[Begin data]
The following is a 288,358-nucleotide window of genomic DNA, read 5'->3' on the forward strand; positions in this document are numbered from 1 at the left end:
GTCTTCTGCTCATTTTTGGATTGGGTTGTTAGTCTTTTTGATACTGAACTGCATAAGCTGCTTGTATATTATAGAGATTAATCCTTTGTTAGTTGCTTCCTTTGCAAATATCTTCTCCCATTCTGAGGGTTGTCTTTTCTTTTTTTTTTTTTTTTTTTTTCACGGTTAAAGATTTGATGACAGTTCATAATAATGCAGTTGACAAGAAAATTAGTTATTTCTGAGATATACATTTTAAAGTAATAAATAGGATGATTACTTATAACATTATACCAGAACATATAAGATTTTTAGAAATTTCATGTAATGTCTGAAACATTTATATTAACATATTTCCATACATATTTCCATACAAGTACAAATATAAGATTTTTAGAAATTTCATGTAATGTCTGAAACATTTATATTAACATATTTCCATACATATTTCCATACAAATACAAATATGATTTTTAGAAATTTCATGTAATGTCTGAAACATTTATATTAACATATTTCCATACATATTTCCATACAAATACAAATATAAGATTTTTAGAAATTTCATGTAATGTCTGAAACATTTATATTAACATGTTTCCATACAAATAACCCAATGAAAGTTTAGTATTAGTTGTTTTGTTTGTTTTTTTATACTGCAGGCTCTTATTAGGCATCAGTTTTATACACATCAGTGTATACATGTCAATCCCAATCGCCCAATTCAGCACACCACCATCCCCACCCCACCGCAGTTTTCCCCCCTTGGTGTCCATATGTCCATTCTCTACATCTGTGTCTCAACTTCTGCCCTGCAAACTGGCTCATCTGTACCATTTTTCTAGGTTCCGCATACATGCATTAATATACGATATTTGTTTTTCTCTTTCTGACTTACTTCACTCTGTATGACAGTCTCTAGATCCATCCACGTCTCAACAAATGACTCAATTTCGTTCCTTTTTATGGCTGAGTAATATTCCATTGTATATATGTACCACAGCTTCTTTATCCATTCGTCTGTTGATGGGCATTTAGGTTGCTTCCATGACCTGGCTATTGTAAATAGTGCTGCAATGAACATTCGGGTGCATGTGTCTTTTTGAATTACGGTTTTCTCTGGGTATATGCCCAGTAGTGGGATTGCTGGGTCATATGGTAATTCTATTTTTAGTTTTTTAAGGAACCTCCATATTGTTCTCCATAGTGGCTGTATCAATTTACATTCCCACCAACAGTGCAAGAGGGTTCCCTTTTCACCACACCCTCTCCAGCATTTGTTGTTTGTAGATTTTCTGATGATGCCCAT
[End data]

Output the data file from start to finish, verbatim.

The following is a 288,358-nucleotide window of genomic DNA, read 5'->3' on the forward strand; positions in this document are numbered from 1 at the left end:
GTCTTCTGCTCATTTTTGGATTGGGTTGTTAGTCTTTTTGATACTGAACTGCATAAGCTGCTTGTATATTATAGAGATTAATCCTTTGTTAGTTGCTTCCTTTGCAAATATCTTCTCCCATTCTGAGGGTTGTCTTTTCTTTTTTTTTTTTTTTTTTTTTCACGGTTAAAGATTTGATGACAGTTCATAATAATGCAGTTGACAAGAAAATTAGTTATTTCTGAGATATACATTTTAAAGTAATAAATAGGATGATTACTTATAACATTATACCAGAACATATAAGATTTTTAGAAATTTCATGTAATGTCTGAAACATTTATATTAACATATTTCCATACATATTTCCATACAAGTACAAATATAAGATTTTTAGAAATTTCATGTAATGTCTGAAACATTTATATTAACATATTTCCATACATATTTCCATACAAATACAAATATGATTTTTAGAAATTTCATGTAATGTCTGAAACATTTATATTAACATATTTCCATACATATTTCCATACAAATACAAATATAAGATTTTTAGAAATTTCATGTAATGTCTGAAACATTTATATTAACATGTTTCCATACAAATAACCCAATGAAAGTTTAGTATTAGTTGTTTTGTTTGTTTTTTTATACTGCAGGCTCTTATTAGGCATCAGTTTTATACACATCAGTGTATACATGTCAATCCCAATCGCCCAATTCAGCACACCACCATCCCCACCCCACCGCAGTTTTCCCCCCTTGGTGTCCATATGTCCATTCTCTACATCTGTGTCTCAACTTCTGCCCTGCAAACTGGCTCATCTGTACCATTTTTCTAGGTTCCGCATACATGCATTAATATACGATATTTGTTTTTCTCTTTCTGACTTACTTCACTCTGTATGACAGTCTCTAGATCCATCCACGTCTCAACAAATGACTCAATTTCGTTCCTTTTTATGGCTGAGTAATATTCCATTGTATATATGTACCACAGCTTCTTTATCCATTCGTCTGTTGATGGGCATTTAGGTTGCTTCCATGACCTGGCTATTGTAAATAGTGCTGCAATGAACATTCGGGTGCATGTGTCTTTTTGAATTACGGTTTTCTCTGGGTATATGCCCAGTAGTGGGATTGCTGGGTCATATGGTAATTCTATTTTTAGTTTTTTAAGGAACCTCCATATTGTTCTCCATAGTGGCTGTATCAATTTACATTCCCACCAACAGTGCAAGAGGGTTCCCTTTTCACCACACCCTCTCCAGCATTTGTTGTTTGTAGATTTTCTGATGATGCCCAT